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Discussing Denis The Menace

Lewis Owen, 8th February 2012 - 11:54

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Lewis Owen

Lewis Owen

Posts: 7

I’m Lewis Owen, an ardent Evertonian and all-round football partisan. Season ticket holder for more than a decade. I hope you enjoy reading my blog. Twitter: @lewisowen.

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God loves a trier and the feeling is no different among those of a footballing faith.

It seems fitting then, that on-loan striker Denis Straqualursi is a popular man on the Blue half of Merseyside at the moment.

Straq, as he is dubbed by those in and around Goodison unable to crack the twelve-charactered tongue-twister, was an unknown name in the depths of European football when he first burst onto the scene in the summer, but the Argentine was a somewhat hero in the top tier of his homeland and caught the eye of Moyes after netting 22 goals in 35 games for Tigres, the minnows of the Argentinean Championship.

Fast-forward six months and Straqualursi has been somewhat of a workhorse-like revelation in the handful of times he has donned a Blue jersey - but not necessarily for the reasons in which every Evertonian had originally hoped when he signed on the dotted line and became the club’s first recruit of an unproductive summer restricted by finances.

He has made only five starts and appeared from the bench ten times, but despite only scoring once, the 24-year-old has struck a chord with the Goodison faithful, especially of late.

It does not take an Alan Hansen-esque connoisseur to judge he is not Premier League class, but Straq is a binary opposite of his old teammate Louis Saha, whose surprise switch to Spurs will surely present the loanee with opportunity to pocket more minutes on the pitch.

Saha’s departure demonstrates a belief from manager Moyes that Straq’s continuous running is in fact a better option up top, and underlines a need to work hard in order to stick around in the Scot’s plans. Saying that, however, the January addition of Nikica Jelavic could change things for the Argentine. He will need to start fine-tuning his finishing if he is to keep the ex-Glasgow Rangers man out of the team.

Granted he hasn’t quite got the natural ability in which a top club in the best league in the world is crying out for - and won’t come anywhere near the record which Saha has managed to carve out in his career - but Straq’s tooth and nail effort and heart-on-sleeve attitude has rightly earned him a meritorious reputation from the Evertonians, who have loved every minute of his endeavouring appearances.

None more so than his recent display at home to moneybags Manchester City. He badgered and pestered, and left the field in the closing stages panting and unable to give any more - surely a sight every football fan loves to see of their players. The stadium erupted in appreciation as he trudged off in desperation for a breather.

On paper he totals a meagre transfer value, and was arguably the lowest-valued player on the field against City, but he was one of the best players on the park and deserved the recognition. A week earlier he had scored his first goal for the club, a header against Fulham in the FA Cup. After rising high, Straq wheeled away clutching his shirt over his teary eyes, emotional celebrations which summed up his determination and enthusiasm to prosper.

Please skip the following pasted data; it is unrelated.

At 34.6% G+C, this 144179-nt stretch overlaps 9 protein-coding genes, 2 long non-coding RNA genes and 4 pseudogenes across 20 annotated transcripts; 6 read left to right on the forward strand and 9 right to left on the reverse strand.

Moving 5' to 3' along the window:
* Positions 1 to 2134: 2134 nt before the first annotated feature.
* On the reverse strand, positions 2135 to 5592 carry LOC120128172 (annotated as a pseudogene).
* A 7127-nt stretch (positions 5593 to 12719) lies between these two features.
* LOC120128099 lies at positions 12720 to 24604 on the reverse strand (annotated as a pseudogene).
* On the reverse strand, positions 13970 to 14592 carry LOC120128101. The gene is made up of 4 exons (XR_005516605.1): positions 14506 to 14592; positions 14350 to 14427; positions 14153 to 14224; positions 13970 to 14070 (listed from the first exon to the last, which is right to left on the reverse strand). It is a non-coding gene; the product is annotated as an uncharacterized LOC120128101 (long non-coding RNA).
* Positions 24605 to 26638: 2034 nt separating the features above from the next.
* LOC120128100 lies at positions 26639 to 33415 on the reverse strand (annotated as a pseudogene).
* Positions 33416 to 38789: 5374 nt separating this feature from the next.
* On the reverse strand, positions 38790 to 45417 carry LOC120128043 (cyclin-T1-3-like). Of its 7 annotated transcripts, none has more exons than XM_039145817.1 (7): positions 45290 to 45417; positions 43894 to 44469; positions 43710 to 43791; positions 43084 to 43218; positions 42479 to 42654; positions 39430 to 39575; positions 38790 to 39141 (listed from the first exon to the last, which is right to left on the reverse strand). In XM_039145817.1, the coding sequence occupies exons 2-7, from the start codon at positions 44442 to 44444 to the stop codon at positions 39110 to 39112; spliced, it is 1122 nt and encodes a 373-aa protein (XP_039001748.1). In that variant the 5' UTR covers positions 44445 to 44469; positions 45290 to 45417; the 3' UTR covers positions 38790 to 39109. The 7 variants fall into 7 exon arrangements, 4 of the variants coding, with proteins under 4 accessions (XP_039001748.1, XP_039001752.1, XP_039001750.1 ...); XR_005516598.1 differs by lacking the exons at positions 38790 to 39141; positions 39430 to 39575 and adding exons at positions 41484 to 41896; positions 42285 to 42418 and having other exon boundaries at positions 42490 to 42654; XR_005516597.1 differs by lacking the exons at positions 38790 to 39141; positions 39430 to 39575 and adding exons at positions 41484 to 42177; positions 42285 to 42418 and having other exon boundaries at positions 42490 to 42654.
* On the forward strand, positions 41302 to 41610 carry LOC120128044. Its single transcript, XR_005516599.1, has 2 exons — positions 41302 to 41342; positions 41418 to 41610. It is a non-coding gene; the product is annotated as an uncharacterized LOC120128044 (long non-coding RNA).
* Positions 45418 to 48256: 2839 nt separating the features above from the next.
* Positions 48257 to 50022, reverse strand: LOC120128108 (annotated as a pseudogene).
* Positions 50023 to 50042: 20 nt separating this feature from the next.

Before the capture of new marquee signing Jelavic, we had to resort to the unsung Straq to provide an attacking threat. And a threat is just about what Straq is. He puts his body on the line, cleverly uses his powerful frame and to put it plainly: doesn’t stop running.

His gameplay, frame and general characteristics resemble that of Manchester City (for now) forward Carlos Tevez, with both similar in the fact they take a bulldog-like approach to their game. Tevez is, clearly, much more prolific in front of goal, and while it’s fair to say Straq has generally struggled to find the net in the Premier League, his goalscoring record for Tigres is still impressive and must not be squashed. Albeit the standard is different, but the record means he could still stake a claim for being able to contribute goals once he becomes accustomed to the demands of the Premier League. He has the work-rate, but is shy of the natural ability required to impress in front of goal. Work on the training pitch could help that.

The underlining factor with the Tevez comparison, however, is colossal. Straq, firstly, is without the superior skill which has earned Tevez a £45 million price tag, but he is also, thankfully, free of the temperamental reputation. Straq works hard and knows he has to continue to do so. He appreciates he is a long way from cementing any sort of future in the Premier League or on any form of ‘big stage’.

And when the time arrives in the summer to sort out the future of both Tevez and Straq, while the former may find it difficult to find a club and manager able to cater for his wage packet and ego, there should be no question as to whether David Moyes will have his arms wide open for the Tigres man to stay put should he continue to do what he does best - give his all.

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